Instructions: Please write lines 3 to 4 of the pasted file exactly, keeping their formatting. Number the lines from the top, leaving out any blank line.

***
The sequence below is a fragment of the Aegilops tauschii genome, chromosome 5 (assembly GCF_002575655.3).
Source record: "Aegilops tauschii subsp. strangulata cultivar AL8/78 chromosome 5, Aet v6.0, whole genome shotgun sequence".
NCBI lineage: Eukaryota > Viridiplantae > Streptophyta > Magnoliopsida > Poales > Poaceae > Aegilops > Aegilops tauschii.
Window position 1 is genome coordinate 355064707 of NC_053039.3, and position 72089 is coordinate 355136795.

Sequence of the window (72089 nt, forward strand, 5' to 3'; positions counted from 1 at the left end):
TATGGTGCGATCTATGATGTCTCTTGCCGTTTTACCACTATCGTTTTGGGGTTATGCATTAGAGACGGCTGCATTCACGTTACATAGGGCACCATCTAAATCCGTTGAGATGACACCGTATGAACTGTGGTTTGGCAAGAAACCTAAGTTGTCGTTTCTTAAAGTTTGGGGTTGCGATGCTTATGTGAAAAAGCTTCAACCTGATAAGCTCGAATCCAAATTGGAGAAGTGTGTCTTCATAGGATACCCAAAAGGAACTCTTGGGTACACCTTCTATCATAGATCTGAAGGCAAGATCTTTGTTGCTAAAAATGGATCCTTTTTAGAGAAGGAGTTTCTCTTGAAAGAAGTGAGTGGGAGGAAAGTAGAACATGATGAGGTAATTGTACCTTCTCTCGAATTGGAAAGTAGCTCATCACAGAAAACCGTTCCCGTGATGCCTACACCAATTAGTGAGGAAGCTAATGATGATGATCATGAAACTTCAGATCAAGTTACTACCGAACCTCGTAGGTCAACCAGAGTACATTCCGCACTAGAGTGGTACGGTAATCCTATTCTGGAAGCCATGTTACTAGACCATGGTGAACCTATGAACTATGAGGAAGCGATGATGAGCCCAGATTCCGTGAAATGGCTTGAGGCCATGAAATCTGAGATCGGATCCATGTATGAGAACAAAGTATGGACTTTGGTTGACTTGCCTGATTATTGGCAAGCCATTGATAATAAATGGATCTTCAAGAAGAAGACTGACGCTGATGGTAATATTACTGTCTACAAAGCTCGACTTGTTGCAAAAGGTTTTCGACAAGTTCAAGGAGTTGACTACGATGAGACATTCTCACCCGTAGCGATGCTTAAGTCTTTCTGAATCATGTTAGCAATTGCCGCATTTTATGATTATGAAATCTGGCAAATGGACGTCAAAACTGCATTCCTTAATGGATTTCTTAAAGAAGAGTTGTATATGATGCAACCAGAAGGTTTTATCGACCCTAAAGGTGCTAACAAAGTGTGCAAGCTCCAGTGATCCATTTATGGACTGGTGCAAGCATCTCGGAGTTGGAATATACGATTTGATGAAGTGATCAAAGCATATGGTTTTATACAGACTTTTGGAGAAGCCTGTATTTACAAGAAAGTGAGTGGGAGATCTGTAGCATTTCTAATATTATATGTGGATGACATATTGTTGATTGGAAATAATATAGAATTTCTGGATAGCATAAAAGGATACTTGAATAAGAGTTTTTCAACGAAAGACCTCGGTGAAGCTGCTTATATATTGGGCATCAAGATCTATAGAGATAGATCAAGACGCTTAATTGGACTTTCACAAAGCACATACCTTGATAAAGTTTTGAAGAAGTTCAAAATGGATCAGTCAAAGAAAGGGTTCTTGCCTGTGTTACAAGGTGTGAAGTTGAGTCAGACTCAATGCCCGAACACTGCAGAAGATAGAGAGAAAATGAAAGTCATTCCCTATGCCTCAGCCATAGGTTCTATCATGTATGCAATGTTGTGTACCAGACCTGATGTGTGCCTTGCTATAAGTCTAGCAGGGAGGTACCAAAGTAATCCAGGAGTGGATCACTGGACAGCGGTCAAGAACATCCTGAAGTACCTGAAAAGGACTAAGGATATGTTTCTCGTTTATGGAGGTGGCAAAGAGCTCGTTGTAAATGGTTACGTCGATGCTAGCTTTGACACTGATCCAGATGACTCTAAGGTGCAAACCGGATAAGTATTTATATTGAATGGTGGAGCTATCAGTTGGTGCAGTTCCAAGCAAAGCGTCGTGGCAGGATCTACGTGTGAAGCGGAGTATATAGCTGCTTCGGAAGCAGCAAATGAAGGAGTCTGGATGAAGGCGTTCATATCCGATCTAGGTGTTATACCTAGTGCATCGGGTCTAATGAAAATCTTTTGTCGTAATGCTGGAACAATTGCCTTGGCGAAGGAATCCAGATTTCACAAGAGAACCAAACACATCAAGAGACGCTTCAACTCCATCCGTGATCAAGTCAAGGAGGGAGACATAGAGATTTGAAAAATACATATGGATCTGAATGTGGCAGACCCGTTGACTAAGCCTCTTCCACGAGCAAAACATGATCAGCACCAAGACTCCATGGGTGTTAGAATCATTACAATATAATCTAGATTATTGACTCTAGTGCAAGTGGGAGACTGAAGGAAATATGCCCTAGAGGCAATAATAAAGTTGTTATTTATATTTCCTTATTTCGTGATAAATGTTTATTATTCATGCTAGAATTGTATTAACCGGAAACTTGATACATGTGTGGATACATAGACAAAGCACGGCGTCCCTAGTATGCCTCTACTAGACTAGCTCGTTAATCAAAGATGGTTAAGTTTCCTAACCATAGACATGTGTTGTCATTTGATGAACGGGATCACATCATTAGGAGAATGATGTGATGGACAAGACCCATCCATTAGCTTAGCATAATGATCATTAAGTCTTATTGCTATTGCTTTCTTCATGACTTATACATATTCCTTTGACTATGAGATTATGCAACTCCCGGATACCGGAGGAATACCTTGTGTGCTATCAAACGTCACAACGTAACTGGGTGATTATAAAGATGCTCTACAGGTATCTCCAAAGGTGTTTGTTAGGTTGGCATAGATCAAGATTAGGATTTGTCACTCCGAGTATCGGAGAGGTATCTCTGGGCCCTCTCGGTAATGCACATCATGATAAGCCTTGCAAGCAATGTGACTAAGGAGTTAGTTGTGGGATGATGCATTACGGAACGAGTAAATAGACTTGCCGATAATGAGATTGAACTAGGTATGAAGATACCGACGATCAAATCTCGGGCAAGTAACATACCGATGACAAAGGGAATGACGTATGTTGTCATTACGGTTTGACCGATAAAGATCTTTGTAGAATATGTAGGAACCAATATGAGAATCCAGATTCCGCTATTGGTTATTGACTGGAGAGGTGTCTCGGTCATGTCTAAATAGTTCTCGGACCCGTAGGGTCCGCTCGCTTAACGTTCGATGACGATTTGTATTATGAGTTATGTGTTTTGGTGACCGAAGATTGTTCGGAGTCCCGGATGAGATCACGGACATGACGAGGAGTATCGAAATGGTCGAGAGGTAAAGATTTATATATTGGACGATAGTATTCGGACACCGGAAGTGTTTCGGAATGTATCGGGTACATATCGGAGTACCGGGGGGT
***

NCBI lineage: Eukaryota > Viridiplantae > Streptophyta > Magnoliopsida > Poales > Poaceae > Aegilops > Aegilops tauschii.
Window position 1 is genome coordinate 355064707 of NC_053039.3, and position 72089 is coordinate 355136795.